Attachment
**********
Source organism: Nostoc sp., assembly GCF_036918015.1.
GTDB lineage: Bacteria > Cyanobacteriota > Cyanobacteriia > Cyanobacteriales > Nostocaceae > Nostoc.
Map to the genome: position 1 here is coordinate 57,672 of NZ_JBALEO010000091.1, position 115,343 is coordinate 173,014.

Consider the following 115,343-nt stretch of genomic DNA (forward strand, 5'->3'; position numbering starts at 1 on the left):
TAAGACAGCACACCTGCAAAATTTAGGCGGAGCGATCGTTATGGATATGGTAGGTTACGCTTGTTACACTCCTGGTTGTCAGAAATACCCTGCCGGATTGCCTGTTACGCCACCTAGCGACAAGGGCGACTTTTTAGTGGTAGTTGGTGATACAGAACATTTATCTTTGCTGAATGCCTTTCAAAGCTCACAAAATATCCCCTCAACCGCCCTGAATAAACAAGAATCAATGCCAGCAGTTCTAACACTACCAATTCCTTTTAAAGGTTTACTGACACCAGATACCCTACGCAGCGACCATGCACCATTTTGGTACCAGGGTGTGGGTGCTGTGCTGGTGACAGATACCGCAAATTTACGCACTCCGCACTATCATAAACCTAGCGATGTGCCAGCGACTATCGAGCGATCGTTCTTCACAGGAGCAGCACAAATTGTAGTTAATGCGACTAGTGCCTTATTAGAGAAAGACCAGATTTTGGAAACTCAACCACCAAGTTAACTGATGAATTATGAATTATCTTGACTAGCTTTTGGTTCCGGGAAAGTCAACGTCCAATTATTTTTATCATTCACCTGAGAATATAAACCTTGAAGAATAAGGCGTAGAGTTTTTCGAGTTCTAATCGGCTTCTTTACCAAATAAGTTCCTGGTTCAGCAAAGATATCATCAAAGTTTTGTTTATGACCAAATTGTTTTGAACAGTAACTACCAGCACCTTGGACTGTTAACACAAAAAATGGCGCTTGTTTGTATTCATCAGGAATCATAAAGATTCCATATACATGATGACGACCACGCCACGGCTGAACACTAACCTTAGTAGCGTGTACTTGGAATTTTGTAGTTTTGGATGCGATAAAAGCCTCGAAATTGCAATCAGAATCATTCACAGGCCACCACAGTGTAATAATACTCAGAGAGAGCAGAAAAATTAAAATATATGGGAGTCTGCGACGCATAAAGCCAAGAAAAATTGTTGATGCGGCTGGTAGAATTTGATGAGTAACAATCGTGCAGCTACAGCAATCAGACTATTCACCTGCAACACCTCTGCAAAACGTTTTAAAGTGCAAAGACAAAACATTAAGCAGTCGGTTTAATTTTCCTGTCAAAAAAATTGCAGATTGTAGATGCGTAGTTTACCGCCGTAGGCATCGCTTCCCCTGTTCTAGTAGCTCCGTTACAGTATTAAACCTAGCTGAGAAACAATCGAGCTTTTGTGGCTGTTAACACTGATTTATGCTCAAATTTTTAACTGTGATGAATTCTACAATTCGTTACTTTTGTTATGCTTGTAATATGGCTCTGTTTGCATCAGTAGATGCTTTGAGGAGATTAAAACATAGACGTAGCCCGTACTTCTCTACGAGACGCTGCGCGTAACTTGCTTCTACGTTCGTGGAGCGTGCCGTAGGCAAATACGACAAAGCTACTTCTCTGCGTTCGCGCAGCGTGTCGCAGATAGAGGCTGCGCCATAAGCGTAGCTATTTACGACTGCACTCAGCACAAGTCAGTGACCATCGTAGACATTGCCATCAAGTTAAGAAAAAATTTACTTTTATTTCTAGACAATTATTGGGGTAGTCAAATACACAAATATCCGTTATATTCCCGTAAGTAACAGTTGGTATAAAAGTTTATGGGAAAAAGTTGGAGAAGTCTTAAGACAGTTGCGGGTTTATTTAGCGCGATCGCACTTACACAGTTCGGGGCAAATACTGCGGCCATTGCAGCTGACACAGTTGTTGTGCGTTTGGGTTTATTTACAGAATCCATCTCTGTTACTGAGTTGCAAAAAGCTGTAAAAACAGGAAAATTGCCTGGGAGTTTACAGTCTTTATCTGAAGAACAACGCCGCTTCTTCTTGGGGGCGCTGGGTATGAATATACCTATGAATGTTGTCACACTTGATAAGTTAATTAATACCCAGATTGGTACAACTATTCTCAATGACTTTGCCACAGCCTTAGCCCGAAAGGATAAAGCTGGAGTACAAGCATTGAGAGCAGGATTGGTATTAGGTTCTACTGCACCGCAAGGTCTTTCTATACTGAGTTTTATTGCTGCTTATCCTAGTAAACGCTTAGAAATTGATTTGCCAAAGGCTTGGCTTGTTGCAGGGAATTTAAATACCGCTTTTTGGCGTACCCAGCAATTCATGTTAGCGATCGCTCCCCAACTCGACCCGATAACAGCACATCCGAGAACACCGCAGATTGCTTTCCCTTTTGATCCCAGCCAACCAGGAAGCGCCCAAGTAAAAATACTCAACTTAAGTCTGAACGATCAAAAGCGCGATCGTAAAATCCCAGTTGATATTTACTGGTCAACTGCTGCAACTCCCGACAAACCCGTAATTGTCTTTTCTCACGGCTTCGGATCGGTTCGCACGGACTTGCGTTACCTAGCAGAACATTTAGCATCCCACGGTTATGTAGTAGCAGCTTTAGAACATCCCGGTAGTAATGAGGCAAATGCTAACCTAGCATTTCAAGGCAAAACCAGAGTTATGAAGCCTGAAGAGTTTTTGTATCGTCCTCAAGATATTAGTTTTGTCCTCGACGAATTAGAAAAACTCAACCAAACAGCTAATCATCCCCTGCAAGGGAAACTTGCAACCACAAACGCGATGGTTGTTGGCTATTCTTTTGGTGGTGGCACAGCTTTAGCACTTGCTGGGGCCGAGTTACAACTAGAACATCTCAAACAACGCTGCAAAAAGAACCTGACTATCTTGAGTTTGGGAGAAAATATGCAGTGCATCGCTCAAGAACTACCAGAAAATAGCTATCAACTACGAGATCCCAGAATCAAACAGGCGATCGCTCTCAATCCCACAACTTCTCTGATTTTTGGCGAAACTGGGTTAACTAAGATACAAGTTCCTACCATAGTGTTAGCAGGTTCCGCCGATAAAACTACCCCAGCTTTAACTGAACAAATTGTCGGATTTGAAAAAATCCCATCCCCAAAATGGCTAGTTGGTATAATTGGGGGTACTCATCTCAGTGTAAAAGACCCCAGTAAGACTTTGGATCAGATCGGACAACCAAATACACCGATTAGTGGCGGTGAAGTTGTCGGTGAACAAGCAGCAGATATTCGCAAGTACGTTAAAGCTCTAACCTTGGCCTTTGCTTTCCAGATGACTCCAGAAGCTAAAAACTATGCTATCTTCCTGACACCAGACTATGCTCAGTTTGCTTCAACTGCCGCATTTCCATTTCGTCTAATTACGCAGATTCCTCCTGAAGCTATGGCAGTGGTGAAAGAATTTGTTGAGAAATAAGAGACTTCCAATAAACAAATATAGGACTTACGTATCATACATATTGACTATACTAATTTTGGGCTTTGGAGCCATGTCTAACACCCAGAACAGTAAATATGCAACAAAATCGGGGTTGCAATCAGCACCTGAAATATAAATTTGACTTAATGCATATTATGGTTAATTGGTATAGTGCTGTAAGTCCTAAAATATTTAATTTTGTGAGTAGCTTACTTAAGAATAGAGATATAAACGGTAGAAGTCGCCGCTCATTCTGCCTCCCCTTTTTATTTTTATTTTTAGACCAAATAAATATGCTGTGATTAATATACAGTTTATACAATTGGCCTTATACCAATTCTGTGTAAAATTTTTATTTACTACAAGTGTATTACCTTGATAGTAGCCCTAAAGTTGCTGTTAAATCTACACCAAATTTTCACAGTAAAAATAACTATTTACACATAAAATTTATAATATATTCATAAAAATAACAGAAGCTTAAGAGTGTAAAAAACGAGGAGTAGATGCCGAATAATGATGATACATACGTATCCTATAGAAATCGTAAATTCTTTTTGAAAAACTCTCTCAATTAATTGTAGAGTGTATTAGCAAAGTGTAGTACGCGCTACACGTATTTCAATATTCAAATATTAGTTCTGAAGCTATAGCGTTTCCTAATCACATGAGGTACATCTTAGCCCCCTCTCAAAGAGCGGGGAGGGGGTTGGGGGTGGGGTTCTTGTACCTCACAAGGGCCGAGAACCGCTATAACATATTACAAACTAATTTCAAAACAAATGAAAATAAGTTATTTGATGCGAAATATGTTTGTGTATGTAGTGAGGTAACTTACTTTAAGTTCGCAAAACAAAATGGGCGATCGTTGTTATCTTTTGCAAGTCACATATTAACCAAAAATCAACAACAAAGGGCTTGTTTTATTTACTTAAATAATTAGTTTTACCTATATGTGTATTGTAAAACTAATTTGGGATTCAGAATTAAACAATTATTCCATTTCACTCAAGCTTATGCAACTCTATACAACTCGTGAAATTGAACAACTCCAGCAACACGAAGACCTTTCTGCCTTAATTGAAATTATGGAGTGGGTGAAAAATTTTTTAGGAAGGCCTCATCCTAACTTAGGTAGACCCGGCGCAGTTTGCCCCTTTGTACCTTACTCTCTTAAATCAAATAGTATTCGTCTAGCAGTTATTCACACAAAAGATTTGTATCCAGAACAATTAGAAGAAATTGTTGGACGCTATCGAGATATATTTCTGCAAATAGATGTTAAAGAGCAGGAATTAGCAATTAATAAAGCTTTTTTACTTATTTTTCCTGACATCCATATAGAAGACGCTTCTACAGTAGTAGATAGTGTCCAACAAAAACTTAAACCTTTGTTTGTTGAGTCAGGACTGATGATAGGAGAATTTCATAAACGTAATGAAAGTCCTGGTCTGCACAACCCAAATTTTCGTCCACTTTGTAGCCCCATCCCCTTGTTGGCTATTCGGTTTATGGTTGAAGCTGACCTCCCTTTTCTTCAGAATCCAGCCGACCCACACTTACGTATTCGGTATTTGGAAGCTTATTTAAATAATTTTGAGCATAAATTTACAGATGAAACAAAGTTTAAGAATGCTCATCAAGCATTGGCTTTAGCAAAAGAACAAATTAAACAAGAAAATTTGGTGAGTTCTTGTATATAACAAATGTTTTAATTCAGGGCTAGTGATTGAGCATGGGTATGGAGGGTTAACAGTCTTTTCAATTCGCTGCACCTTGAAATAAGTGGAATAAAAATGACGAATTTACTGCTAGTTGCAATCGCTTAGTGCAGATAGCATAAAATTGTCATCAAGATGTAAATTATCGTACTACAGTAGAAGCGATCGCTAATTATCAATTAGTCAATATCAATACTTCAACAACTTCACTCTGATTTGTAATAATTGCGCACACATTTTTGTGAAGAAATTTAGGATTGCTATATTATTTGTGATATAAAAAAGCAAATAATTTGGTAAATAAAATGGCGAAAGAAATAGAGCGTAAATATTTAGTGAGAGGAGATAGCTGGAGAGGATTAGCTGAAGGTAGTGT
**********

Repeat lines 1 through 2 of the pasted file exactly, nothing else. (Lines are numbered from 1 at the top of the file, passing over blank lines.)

Source organism: Nostoc sp., assembly GCF_036918015.1.
GTDB lineage: Bacteria > Cyanobacteriota > Cyanobacteriia > Cyanobacteriales > Nostocaceae > Nostoc.